The purpose of the IRS Standard Mileage Rate is not to impose a rate of payment by employer to employee, but to give the employee a guide for his or her deduction at tax time.
The rate offers compensation to the employee either through payment by the employer or as a deduction for business related mileage on a personal vehicle.
Technically, an employer can pay any mileage rate he sees fit (except in California), whether that be over or under the IRS standard. But if he doesn’t meet the IRS standard, the employee can deduct that amount on her taxes.
Calculating the Deductions
A taxpayer can deduct any business miles that were not fully reimbursed at the max IRS rate by the employer. The tax payer must itemize deductions in order to claim the deduction, otherwise the expenses are just a part of the standard deduction.
The standard mileage rate for 2017 is 53.5 cents/mile.
There are three possible scenarios for the employee at the end of the year:
- An employee can use the whole benefit if a company does not reimburse mileage at all. The taxpayer can deduct .54 of a dollar for every mile driven in his/her personal vehicle for business purposes (this does NOT include the commute to and from work!).
- If the employer reimburses the whole 53.5 cents per mile, the taxpayer cannot deduct anything.
- If the employer reimburses less than 53.5 cents per mile, the taxpayer can deduct the difference. For example, let’s say the business reimburses 30 cents/mile, then a taxpayer can deduct .14 of a dollar per mile on his yearly taxes.
Proper Procedure for Claiming the Deduction
An employee cannot just pull some number out of the clouds and call it her mileage deduction. Nor can she make a pretty good guess. Nor can she go to Google Maps and enter her route, multiply it by the number of times she made the drive that year, and write it on her deductions form. The IRS expects precise numbers. But you should know that already…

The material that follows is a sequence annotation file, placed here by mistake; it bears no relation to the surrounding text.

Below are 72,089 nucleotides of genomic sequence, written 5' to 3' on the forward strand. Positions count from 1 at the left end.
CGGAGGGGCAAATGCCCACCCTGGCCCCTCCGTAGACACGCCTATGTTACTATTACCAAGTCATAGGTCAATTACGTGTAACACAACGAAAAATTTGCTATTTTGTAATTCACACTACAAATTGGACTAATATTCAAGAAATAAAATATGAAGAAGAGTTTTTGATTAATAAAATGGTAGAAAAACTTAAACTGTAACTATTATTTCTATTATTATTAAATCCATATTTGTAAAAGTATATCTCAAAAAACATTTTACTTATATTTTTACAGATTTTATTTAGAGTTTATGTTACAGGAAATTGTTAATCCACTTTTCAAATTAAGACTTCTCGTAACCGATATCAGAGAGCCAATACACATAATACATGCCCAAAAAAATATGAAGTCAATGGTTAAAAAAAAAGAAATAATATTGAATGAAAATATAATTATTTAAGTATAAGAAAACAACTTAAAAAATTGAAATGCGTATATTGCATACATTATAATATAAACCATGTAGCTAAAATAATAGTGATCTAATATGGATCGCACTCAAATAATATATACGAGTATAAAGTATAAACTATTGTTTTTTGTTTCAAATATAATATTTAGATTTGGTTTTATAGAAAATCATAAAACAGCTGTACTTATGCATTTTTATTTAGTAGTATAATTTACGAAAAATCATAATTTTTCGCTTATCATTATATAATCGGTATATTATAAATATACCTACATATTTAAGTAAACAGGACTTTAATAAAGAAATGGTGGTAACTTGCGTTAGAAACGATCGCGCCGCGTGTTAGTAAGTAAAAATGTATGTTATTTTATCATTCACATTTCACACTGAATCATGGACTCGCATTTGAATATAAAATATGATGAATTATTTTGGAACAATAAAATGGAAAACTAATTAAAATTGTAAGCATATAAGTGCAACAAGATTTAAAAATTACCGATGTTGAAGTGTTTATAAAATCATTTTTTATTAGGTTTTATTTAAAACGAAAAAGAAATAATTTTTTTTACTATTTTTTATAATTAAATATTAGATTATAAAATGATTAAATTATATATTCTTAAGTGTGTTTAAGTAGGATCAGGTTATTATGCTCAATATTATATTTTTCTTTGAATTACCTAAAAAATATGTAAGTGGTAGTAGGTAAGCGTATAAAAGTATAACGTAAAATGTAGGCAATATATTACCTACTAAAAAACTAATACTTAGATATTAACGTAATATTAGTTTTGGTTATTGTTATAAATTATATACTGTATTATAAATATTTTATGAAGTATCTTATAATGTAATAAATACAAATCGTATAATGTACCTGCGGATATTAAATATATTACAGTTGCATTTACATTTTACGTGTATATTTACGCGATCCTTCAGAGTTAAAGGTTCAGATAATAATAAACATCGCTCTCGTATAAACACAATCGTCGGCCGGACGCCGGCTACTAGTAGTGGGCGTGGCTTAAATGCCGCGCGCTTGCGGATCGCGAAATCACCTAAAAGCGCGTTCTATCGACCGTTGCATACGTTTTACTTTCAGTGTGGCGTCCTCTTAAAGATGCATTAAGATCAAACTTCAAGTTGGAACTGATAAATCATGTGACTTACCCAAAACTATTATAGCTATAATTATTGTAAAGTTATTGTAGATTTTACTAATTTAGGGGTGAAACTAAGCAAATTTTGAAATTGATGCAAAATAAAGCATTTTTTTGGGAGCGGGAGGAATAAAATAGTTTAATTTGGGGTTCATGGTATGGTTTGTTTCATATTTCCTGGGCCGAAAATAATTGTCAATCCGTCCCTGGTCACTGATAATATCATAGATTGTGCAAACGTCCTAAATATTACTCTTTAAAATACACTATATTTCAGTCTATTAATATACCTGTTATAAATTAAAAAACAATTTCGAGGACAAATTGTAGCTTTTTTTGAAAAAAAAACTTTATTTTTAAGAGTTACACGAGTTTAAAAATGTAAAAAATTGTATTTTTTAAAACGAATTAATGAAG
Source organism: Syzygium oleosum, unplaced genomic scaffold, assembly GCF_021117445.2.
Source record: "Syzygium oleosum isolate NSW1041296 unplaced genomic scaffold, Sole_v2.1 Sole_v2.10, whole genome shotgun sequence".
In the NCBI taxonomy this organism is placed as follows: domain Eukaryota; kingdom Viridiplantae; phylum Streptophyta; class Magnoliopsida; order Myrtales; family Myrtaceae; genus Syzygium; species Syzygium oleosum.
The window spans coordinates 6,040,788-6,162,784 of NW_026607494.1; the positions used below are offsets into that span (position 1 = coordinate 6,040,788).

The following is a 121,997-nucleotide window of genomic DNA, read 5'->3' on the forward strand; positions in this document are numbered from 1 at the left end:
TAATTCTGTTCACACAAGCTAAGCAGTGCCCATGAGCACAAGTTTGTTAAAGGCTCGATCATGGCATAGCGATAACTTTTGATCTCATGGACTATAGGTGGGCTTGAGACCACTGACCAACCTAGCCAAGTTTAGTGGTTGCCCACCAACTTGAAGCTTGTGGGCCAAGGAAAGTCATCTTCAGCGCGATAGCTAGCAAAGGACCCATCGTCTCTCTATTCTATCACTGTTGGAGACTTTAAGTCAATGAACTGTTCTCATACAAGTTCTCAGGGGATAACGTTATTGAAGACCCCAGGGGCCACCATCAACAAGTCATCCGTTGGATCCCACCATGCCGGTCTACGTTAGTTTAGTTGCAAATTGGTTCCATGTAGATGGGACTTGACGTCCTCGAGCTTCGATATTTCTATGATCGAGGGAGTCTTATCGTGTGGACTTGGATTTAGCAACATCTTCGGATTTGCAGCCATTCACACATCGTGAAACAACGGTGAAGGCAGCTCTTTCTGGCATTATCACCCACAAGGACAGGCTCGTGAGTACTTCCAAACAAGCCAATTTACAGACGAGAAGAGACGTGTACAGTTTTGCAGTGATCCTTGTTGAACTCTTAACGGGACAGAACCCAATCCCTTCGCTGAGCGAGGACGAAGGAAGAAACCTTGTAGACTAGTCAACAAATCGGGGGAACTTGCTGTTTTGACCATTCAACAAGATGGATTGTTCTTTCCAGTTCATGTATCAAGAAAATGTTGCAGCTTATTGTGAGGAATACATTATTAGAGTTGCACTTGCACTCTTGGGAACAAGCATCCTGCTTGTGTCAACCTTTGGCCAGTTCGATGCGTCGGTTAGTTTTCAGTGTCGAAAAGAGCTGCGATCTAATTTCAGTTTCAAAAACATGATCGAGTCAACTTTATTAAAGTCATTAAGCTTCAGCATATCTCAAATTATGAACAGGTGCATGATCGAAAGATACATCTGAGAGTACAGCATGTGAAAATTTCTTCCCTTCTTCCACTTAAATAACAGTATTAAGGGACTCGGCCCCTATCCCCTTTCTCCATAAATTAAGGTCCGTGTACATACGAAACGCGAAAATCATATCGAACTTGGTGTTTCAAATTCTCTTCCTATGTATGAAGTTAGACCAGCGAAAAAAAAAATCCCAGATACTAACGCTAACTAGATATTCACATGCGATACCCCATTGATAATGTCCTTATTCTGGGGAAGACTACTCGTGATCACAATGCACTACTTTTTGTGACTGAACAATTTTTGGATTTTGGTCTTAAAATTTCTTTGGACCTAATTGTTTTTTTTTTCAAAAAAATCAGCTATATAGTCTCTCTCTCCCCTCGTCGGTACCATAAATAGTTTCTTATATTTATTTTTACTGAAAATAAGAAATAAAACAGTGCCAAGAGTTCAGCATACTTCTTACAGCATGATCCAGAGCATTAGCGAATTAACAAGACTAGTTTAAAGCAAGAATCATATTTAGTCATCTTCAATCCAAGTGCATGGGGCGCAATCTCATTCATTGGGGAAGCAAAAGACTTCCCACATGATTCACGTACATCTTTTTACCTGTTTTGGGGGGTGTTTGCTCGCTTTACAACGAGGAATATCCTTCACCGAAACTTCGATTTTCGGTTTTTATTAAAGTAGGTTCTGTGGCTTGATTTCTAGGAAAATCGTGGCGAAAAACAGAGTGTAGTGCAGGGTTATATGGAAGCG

What you need to do is keep a log of your odometer readings each time you drive for work. This is the document that the IRS will demand if you are audited.
There are a couple of ways you can do this.
- Pencil and paper
- Smartphone apps
You can get a notebook and a pen and record it the old fashioned way. Or you can download an app onto your smartphone and let it track your mileage automatically. There are a lot of apps out there for this purpose but I found a few popular ones for both iPhone and Android and compiled a post to get you started, Mobile Apps For Tracking Mileage Readings.
Use Expense Sheets to Calculate Mileage
Even if your employer doesn’t have a Timesheets account, you can still log in as a freelancer for free and keep track of your mileage. Our software doesn’t turn on when it senses your smartphone moving over 25 miles an hour but it does give you a place to record your mileage and odometer readings as well as figure out what you should be getting back in cash based on the rate of your choosing.
Reimbursing mileage with expense software like Timesheets.com allows employers to use whatever rate they like. The administrator sets the rate, employees enter their miles, and the software calculates the total. At the end of the year, employees can run reports on paid expenses to calculate their expected tax deductions.